I've discovered this tremendous resource for teaching kids science and all about the human body. Rather than a dry text and diagram textbook, concepts are covered in a story-based format that's also visual, so learners of all kinds have more to glom onto, and it's easier to recall. Sort of like our trusted and true pal Ms. Frizzle of the Magic School Bus, but for a slightly older children depending on the book. Last but certainly not least - it makes learning fun! Imagine if your child requested to re-read a science text book. That's what these amazing books can inspire.

We started on the Survive! Inside the Human Body series, and even I am learning!

Topics covered in this book series about the human body: Human Body (anatomy), Digestive System, Circulatory System, Nervous System, Personal Wellness, Effects of Food on the Body, Medicine & technology, and Genetics.

But there are also advanced topics in this format like the Universe, Physics, Linear Algebra, and more available from Shockingly Awesome Learning on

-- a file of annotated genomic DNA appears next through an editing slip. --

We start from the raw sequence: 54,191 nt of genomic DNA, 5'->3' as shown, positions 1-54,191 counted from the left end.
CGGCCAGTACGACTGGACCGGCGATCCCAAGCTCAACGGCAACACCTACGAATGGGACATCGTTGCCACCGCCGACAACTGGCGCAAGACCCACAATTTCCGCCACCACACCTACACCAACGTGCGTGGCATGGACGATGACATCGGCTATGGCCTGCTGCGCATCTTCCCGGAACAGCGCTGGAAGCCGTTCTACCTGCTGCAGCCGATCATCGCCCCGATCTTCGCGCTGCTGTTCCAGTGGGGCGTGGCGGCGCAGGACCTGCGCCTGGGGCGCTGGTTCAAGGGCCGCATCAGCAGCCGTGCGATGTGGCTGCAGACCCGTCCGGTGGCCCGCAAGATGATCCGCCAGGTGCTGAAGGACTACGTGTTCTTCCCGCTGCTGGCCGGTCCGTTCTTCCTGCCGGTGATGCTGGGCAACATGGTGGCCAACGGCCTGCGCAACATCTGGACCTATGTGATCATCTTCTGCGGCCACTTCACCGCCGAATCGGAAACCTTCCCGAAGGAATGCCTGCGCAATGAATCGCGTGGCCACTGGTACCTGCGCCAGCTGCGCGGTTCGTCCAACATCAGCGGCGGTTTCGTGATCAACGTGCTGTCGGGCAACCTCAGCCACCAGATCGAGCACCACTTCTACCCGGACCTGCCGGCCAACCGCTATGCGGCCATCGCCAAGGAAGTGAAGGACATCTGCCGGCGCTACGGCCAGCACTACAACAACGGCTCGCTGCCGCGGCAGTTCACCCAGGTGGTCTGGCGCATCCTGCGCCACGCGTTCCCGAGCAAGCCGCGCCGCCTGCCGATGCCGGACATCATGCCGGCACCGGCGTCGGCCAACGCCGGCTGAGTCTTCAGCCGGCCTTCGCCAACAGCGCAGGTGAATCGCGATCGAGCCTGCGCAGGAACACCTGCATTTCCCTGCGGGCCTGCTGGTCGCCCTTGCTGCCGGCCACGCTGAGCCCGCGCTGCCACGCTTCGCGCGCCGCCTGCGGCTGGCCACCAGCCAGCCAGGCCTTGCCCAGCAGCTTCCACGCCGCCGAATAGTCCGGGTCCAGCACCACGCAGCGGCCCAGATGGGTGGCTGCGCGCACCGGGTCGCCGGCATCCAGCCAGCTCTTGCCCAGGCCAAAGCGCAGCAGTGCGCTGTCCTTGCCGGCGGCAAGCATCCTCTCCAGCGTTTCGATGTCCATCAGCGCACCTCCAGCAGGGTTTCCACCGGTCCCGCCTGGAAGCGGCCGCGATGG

See inside the books in this cute video:


Mitosis: Cell Cycle Flip Book

We stumbled into a unit on cells this week.
Don't you love the freedom of homeschooling?

We happened to be able to gain access to a microscope, some plant cell slides, and a science teacher all at the same time... excitement was born!

While all I could say was, "That slide looks neat," the teacher was able to share his love for cell division with the boys. In five minutes, the boys transformed from boys trying to use a microscope, to biologists trying to identify the different stages of cell division. 

God's creation is truly amazing!

Here's how I helped fuel the flames of excitement:
First: We watched a few videos on cell division:
We loved Crash Course: Mitosis (He a fast talker, but does great overviews!)

Although these video's are targeting high schoolers, my boys caught the main ideas without a hitch!

Then I stayed up waaay too late creating a Cell Cycle Flip Book kit for each son (for both plant and animal cells).

The boys have been busy today coloring, cutting, arranging and flipping about cells.
It's been a fun and productive morning! 
I posted my cell flip book kit for anyone to grab a copy just a while ago. 

***Be the first to comment on this post AND send me an email saying "I would love a Cell Flip Book for my Kids" and I will email you a free copy!